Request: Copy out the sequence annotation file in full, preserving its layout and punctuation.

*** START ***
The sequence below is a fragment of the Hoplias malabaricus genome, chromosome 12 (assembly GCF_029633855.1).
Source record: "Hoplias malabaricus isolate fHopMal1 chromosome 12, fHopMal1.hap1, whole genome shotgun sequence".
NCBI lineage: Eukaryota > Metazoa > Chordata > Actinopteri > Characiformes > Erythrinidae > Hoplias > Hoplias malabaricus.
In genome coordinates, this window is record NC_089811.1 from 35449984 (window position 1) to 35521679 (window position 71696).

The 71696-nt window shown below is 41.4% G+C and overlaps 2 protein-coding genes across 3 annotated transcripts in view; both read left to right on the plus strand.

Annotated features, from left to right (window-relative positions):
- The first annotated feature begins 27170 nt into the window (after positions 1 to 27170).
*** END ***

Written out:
The sequence below is a fragment of the Hoplias malabaricus genome, chromosome 12 (assembly GCF_029633855.1).
Source record: "Hoplias malabaricus isolate fHopMal1 chromosome 12, fHopMal1.hap1, whole genome shotgun sequence".
NCBI lineage: Eukaryota > Metazoa > Chordata > Actinopteri > Characiformes > Erythrinidae > Hoplias > Hoplias malabaricus.
In genome coordinates, this window is record NC_089811.1 from 35449984 (window position 1) to 35521679 (window position 71696).

The 71696-nt window shown below is 41.4% G+C and overlaps 2 protein-coding genes across 3 annotated transcripts in view; both read left to right on the plus strand.

Annotated features, from left to right (window-relative positions):
- The first annotated feature begins 27170 nt into the window (after positions 1 to 27170).